# What does the matrix of a mapping class tell you about the 3-manifold?

Let $H$ be a handlebody with $\Sigma = \partial H$. Given an automorphism $f : \Sigma \to \Sigma$ we can glue to obtain a closed 3-manifold $M = H \cup_f H$ and in fact all such 3-manifolds are obtained this way. Since only the isotopy class of $f$ is necessary in order to specify the homeomorphism type of the resulting 3-manifold, we have a map from the mapping class group $\mathop{MCG}(\Sigma)$ to the set of homeomrphism types of closed 3-manifolds. By looking at the action on $H_1(\Sigma;\mathbb{Z})$ which has a symplectic structure via the cup product, we obtain a surjection $$\psi: \mathop{MCG}(\Sigma) \to \mathop{Sp}(H_1(\Sigma; \mathbb{Z}))$$ What information about $M$ can be obtained from $\psi([f])$?

## 2 Answers

In addition to the first homology group, it also determines the Seifert pairing on the torsion in the first homology group. What is more, in an appropriate sense this is all it determines. This is all contained in my paper "Symplectic Heegaard splittings and linked abelian groups" with Joan Birman and Dennis Johnson, which can be downloaded from my webpage here. This paper also shows that the symplectic matrix also determines a certain subtle invariant of the Heegaard splitting (that alas vanishes after a single stabilization).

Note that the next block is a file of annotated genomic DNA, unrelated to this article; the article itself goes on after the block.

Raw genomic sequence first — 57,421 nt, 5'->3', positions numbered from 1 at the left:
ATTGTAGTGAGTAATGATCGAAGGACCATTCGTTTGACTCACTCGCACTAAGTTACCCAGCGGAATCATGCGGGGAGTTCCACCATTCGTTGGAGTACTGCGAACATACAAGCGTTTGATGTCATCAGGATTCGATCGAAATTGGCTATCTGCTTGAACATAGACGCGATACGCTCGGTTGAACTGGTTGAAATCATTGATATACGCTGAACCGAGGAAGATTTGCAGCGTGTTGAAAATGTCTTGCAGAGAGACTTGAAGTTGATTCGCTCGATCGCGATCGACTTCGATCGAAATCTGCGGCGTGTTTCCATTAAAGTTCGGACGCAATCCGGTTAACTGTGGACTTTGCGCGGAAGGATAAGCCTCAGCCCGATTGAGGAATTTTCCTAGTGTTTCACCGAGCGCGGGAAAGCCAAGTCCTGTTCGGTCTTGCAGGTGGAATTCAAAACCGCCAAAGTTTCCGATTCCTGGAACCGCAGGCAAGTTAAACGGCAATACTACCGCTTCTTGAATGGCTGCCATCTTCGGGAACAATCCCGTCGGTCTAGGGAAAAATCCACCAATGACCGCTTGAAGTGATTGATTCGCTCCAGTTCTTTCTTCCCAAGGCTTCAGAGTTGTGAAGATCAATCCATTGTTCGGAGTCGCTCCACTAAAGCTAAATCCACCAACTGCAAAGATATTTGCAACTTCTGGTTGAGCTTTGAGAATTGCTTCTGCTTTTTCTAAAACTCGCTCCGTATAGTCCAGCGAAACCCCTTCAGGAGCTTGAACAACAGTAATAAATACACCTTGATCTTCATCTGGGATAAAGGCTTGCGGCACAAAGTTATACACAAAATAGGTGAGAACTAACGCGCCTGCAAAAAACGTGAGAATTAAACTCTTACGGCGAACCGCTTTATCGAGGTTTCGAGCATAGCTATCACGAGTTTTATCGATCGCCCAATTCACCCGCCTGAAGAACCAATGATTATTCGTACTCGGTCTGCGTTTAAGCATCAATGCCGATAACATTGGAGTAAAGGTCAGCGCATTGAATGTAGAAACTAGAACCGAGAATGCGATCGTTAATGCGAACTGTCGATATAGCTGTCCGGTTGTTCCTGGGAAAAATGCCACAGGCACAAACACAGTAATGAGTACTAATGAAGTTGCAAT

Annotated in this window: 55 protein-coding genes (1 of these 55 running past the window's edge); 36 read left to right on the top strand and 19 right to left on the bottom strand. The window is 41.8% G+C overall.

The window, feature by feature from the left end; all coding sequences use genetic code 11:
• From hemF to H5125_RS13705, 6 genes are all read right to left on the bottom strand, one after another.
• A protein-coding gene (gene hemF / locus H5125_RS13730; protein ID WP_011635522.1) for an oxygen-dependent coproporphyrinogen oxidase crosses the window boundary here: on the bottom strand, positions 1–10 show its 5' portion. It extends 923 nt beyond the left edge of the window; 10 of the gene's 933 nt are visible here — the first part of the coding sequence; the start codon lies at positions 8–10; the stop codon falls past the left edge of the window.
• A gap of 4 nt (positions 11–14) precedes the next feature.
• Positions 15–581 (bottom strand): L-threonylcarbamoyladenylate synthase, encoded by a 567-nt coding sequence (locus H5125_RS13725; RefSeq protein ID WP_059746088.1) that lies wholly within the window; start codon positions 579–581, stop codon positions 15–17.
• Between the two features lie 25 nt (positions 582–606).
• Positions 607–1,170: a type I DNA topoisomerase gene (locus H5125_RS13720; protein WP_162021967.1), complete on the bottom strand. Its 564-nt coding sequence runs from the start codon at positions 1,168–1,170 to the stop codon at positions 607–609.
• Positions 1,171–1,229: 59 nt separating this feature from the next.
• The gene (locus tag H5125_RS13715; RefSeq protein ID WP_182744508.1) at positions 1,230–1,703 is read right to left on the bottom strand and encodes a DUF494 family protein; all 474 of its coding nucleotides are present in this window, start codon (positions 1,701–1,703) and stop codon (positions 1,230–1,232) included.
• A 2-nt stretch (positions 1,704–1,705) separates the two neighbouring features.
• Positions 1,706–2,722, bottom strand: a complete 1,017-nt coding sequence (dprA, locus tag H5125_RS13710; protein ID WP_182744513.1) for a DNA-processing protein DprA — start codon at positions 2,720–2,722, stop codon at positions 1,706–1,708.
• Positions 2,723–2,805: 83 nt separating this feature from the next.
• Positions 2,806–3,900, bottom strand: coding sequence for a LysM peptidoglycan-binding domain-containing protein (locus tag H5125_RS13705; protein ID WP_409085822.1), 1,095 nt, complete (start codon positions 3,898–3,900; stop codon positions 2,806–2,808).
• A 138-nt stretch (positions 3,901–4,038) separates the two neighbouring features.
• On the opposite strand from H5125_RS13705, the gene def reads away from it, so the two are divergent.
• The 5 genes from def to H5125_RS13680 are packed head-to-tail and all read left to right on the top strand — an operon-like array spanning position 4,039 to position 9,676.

Well, from the characteristic polynomial of the matrix, thanks to Casson, one can figure out if the gluing map is pseudo-Anosov (if the characteristic polynomial is irreducible, non-cyclotomic, and does not have the form $P(x) = Q(x^k),$ for some $k>1.$). In principle, there should be a some criterion in terms of the matrix for low-bounding the translation distance in the curve complex, and if that is at least $3,$ and so the manifold will be hyperbolic, but I don't know what the criterion is.

• Since your phrasing is unclear, I want to emphasize (to the OP; I know you know this) that Casson's criterion only goes in one direction; indeed, there are pseudo Anosov mapping classes that act trivially on homology. – Andy Putman Mar 17 '17 at 2:39
• @AndyPutman Yes, thanks for clarifying! I think the last question I ask is interesting (I don't know why I had never thought to ask it before :( ), and I would guess the answer is positive (again, in one direction). – Igor Rivin Mar 17 '17 at 2:42
• I also expect that there is some criterion, though I am not sure what it would be. It's a good question! – Andy Putman Mar 17 '17 at 3:25
• Actually, on further reflection I doubt that such a criterion exists. I bet you could prove this using the results in the paper I cite in my answer. – Andy Putman Mar 17 '17 at 12:33
• @AndyPutman A negative result would be interesting too, especially since probabilistically it is true that if your top singular value when acting on homology is large, so is your cc translation distance. – Igor Rivin Mar 17 '17 at 14:12